Brian Campbell helps sequence the hemp genome

Pat Conrey

“We actually had the Drug Enforcement Administration contact us and say, ‘Do you guys know you have a field of cannabis growing inside the middle of your field of corn?’” said Brian Campbell, a PhD candidate who is studying hemp genetics in the John McKay Laboratory at Colorado State University.

In a collaborative partnership with CSU Pueblo, The University of Arizona and the University of Colorado, CSU is helping sequence the hemp genome. Once the genome is sequenced it will make industrial application research easier but the road is not without bumps.

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Campbell said gene sequencing itself is a young science and one of his colleagues put together research funding from “couch change.”

Brian Campbell holds hemp seeds from Colorado State University’s field trials. (Patrick Conrey | Collegian)

Except for the Hemp For Victory campaign during World War II, growing hemp has been outlawed in the United States since the Marijuana Tax Act of 1937. In 2014, President Obama penned two sentences into the farm bill that changed the course of hemp research in the United States. The first sentence drew a line of legal distinction between marijuana and industrial hemp.

Industrial hemp, now defined by the United States Department of Agriculture’s website, “is used exclusively for industrial purposes (fiber and seed) with a tetrahydrocannabinols concentration of not more than 0.3 percent on a dry weight basis.” In states where hemp farming was legal the second sentence Obama penned allowed for university research and pilot projects from state agricultural departments.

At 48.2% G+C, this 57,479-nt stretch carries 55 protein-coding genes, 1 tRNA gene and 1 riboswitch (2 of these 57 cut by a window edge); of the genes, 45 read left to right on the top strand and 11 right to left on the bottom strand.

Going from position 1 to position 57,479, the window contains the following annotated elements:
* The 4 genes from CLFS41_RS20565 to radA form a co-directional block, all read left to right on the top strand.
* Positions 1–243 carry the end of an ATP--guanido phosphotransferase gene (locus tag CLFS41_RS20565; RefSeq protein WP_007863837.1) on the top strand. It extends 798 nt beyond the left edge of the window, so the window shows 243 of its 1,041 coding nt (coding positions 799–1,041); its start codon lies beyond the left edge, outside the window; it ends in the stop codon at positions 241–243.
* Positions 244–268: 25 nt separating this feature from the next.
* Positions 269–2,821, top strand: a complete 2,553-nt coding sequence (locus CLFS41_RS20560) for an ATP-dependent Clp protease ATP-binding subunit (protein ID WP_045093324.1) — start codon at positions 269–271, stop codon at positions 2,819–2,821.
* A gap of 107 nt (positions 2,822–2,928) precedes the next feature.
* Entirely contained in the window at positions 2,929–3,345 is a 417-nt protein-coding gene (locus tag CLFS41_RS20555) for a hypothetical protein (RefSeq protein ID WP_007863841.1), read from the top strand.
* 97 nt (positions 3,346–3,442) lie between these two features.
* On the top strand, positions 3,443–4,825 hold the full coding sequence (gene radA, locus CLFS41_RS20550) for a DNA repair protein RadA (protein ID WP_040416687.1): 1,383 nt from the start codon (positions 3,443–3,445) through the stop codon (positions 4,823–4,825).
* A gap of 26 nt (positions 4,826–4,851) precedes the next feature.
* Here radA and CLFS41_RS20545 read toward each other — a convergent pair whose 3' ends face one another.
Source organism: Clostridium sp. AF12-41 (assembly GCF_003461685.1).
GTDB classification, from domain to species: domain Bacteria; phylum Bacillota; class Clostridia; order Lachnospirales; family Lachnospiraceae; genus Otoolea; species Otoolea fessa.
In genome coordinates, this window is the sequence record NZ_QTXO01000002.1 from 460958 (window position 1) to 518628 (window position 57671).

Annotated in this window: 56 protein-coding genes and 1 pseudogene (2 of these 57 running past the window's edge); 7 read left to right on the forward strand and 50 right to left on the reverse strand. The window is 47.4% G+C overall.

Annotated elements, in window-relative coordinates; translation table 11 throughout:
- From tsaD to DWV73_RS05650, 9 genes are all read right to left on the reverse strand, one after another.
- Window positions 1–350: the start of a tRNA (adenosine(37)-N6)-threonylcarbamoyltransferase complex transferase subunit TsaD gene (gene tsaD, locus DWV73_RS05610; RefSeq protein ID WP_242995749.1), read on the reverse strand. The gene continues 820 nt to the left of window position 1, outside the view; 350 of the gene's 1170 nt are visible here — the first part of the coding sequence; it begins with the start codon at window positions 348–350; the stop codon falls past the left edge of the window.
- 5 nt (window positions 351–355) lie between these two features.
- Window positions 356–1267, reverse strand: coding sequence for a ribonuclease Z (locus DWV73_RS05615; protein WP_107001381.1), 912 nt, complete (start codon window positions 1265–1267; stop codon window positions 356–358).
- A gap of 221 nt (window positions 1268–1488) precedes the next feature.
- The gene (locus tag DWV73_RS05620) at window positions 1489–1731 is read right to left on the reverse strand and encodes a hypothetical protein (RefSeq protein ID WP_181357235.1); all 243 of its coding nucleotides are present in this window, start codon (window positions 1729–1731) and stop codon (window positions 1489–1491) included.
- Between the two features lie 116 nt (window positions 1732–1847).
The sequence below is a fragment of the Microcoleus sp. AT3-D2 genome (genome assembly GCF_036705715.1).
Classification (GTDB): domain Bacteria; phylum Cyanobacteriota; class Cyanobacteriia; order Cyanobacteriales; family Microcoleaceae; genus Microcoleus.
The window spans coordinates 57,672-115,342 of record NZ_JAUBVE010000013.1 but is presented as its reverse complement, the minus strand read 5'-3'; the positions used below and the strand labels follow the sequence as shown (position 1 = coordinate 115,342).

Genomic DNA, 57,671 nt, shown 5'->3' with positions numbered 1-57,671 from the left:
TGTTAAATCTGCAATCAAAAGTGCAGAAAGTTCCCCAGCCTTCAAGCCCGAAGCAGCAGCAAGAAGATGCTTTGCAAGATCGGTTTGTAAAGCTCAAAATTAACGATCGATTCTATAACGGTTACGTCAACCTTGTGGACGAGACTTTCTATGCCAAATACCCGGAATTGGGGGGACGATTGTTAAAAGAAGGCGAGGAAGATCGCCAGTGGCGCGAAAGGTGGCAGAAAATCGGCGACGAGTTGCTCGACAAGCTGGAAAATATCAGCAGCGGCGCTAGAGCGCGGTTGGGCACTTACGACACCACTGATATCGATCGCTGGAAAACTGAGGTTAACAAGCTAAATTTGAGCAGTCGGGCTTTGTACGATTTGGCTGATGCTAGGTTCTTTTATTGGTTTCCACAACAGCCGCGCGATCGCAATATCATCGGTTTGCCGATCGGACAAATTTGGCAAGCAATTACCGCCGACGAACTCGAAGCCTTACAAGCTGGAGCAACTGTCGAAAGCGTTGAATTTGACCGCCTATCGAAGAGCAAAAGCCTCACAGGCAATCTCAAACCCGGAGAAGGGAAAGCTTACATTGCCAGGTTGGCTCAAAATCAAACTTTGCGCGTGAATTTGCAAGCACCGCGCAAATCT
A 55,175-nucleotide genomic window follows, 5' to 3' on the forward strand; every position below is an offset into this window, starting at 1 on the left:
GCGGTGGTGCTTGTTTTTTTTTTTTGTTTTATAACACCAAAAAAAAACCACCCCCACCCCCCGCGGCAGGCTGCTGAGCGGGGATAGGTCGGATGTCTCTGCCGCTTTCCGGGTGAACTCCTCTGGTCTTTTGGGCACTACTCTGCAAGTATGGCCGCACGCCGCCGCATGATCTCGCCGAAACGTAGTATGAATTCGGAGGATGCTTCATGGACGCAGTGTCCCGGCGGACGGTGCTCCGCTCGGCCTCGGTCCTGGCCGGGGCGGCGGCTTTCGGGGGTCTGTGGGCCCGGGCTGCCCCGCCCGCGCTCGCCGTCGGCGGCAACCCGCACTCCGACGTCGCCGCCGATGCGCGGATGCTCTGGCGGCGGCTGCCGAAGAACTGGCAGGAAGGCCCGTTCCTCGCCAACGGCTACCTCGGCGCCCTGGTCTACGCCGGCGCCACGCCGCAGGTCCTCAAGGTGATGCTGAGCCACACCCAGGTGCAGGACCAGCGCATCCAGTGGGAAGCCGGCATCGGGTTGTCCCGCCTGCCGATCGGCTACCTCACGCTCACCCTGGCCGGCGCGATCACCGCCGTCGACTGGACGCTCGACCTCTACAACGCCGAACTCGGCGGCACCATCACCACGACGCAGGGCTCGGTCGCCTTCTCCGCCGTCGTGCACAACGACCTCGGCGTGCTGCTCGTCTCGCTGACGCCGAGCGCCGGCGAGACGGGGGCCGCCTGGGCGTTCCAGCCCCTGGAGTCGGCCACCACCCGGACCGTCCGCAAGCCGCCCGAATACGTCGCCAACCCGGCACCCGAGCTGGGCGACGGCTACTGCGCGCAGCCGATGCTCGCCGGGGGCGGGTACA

At first, CSU’s legal department was hesitant to let the taboo hemp trials commence, according to Campbell. Then, in 2014, the DEA seized industrial hemp seeds being shipped through the United Parcel Service to Kentucky’s Department of Agriculture. Under those two new sentences from the farm bill, Kentucky was allowed to grow industrial hemp and so sued the DEA.  

CSU’s hemp research team is thankful for the actions taken by the KDA, according to Campbell. With the doors now open, Campbell spoke about the transitional process.

“As we have gone on we have pushed, and pushed and pushed and they (CSU’s Legal Department) have given us most of the things we have asked for because they are things we do in every other crop,” Campbell said. “We have pretty much gotten to the point now that we can do what we want provided that it is industrial hemp.”

Genetic material of industrial hemp awaiting its sequencing. (Patrick Conrey | Collegian)

In an article from the Collegian, John McKay, the namesake of the laboratory, was still not even sure who would provide the cannabis seeds for CSU’s trials. Those seeds have now been sourced and are in outdoor field trials at the Agricultural Research, Development and Education Center near I-25.

Early trials were tainted, according to Campbell.

“If you let your plants sit more than a week past their maturity, birds will come and eat your seeds,” Campbell said. “I would walk into our trial plots and black birds would fill the sky.”

The community of researchers is growing, but after a Science of Industrial Hemp seminar in Denver, Campbell looked around the dinner table and realized that almost every major hemp researcher in the world was there sitting down together and eating Mexican food.

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Campbell explained the research torch at CSU will soon be passed on and new students will pioneer industrial applications of hemp.

“I would love for another graduate student to come into the McKay lab and continue research after me,” Campbell said. 

Collegian reporter Pat Conrey can be reached at news@collegian.com or on Twitter @load_of_crop